Conservation International’s Experience Addressing People-Park Conflict in Liberia (Spring 2015)
by Conservation International
Strengthening peace in Liberia is an ongoing process. Just as natural resources played a significant role in fuelling the country’s two bloody civil wars, addressing new questions about the management of Liberia’s land and natural resources is critical for securing a lasting peace.
Many Liberians depend directly on nature for their survival, and the urgency of their needs poses a challenge for sustainable management. Forest covers nearly 45% of the country, and is a vital source of food, medicine, construction material and energy for hundreds of thousands of households. This value is precisely why it’s so important to protect these forests, but too often the creation of protected areas can seem to pit conservation goals directly against the pressing needs of local people.
This was the case around the East Nimba Nature Reserve (ENNR) in northern Liberia, documented in a recent case study published by Conservation International’s Policy Center for Environment and Peace. Conflict emerged between ENNR management authorities who felt that the reserve should be protected with strict limits on community access, and community forest users who were adamant that their people were entitled to the land and resources in the reserve.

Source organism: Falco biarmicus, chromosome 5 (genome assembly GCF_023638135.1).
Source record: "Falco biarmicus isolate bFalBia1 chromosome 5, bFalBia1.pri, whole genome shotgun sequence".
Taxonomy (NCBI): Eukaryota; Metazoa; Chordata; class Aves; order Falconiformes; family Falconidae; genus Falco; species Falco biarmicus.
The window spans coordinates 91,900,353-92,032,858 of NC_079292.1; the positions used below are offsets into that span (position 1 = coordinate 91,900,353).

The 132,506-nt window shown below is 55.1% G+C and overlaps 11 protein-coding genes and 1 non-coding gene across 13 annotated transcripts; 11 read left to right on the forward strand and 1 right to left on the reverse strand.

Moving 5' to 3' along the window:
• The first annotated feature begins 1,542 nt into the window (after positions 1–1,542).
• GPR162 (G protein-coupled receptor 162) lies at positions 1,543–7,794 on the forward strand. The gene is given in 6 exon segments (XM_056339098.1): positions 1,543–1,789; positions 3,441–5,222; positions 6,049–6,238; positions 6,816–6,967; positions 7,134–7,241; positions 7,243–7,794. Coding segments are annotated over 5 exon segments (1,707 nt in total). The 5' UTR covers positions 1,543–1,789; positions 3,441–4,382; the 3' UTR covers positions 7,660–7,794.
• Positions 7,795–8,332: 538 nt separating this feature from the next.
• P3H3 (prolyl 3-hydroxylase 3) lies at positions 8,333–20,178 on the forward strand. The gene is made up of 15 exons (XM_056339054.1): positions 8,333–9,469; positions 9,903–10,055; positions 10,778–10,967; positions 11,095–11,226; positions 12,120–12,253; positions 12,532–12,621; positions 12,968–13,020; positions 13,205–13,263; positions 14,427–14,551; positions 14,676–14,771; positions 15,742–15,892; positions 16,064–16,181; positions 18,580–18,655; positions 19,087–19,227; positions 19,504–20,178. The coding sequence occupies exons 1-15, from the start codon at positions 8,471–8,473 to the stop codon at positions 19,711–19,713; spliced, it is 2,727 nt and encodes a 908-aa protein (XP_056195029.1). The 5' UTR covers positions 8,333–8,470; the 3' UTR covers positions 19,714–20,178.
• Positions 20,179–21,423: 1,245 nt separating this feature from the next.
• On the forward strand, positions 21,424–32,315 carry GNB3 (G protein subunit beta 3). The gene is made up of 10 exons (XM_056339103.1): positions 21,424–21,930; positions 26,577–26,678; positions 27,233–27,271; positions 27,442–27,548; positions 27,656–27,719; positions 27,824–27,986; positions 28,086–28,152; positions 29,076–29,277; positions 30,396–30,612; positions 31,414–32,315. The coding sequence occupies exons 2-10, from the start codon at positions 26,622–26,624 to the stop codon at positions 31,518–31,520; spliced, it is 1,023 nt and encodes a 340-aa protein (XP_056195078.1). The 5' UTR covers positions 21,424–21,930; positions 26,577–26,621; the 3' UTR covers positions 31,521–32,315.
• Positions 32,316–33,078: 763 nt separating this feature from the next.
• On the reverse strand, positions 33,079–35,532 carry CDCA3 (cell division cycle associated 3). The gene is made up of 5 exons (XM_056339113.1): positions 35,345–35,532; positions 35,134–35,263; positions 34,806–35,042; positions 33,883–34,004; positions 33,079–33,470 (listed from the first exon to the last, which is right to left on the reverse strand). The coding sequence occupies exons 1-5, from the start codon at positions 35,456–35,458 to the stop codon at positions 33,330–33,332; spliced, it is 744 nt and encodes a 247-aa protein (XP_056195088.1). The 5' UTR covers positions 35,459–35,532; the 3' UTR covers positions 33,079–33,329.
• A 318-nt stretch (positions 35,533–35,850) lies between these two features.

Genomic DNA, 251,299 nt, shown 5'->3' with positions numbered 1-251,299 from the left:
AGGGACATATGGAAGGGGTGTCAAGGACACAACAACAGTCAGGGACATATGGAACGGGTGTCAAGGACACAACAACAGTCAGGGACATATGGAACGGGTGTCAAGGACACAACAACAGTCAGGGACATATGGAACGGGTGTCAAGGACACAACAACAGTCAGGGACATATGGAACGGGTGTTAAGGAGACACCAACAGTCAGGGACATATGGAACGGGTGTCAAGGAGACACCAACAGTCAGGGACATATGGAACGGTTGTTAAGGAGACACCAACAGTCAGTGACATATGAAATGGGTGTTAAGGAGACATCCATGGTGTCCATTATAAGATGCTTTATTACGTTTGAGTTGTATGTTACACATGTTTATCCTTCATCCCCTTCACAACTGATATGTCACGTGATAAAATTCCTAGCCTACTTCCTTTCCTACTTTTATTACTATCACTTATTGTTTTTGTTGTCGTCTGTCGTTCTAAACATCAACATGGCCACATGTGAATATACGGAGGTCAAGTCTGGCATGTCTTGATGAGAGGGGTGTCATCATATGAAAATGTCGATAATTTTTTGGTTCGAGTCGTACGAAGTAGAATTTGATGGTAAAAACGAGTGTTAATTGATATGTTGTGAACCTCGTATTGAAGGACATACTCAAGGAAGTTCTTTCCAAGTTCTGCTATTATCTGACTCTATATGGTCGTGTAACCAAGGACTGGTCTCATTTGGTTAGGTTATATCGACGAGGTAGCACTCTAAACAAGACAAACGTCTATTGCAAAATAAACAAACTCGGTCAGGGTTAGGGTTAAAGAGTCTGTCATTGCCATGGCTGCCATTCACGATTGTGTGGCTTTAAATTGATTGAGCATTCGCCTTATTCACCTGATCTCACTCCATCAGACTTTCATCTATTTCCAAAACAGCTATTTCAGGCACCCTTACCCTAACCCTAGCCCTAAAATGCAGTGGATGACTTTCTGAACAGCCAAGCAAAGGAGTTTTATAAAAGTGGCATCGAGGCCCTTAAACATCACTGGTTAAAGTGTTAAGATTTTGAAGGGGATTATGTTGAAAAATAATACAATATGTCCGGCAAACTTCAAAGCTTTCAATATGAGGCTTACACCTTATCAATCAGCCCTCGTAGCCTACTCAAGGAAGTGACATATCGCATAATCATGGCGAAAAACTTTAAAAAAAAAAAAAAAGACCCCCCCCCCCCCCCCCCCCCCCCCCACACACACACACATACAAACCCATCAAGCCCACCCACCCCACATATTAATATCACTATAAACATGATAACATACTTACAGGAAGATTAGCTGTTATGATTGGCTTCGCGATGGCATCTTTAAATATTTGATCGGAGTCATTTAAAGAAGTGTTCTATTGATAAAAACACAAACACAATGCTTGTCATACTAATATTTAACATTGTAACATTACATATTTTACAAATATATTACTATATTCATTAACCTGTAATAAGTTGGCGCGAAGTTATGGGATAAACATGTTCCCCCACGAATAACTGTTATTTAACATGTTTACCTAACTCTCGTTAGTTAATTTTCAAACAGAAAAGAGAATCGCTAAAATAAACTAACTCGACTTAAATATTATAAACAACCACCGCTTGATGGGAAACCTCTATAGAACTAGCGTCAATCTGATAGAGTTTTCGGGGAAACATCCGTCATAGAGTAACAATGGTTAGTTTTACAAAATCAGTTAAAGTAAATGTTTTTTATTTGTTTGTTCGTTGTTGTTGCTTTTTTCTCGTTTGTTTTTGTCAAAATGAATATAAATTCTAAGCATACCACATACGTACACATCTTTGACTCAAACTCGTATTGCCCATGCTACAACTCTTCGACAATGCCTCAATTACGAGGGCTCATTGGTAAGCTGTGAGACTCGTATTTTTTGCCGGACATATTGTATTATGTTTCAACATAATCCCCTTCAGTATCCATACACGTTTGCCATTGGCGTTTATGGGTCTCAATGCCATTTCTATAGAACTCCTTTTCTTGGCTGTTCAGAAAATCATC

Working with partners, Conservation International Liberia addressed this conflict using a strategy based on the conservation agreement model, which offers resource users a negotiated benefit package in exchange for conservation activities undertaken by communities. Neighboring communities accepted a five-year trial period in which they will work with management authorities to manage the ENNR as a strictly protected area. Benefit packages to offset foregone access to resources in the reserve were negotiated with each community, and included such things as technical support to improve rice production and skills training for community health workers.
The Nimba experience highlights the importance of bringing together government, civil society and local communities to reach consensus on resource use and ownership and alleviate conflict. This case study is the first in a series of five documenting how Conservation International is applying a peacebuilding approach to managing natural resources and conserving biodiversity in some of the most endangered places on Earth.
To learn more about how conversation agreements have helped reduce conflict, check out Conservation International’s first blog in the “Environmental Peacebuilding” series, focused on a Liberia case study. For more information, contact: Janet Edmond, Senior Director for Peace and Development Partnerships at Conservation International by e-mail at firstname.lastname@example.org.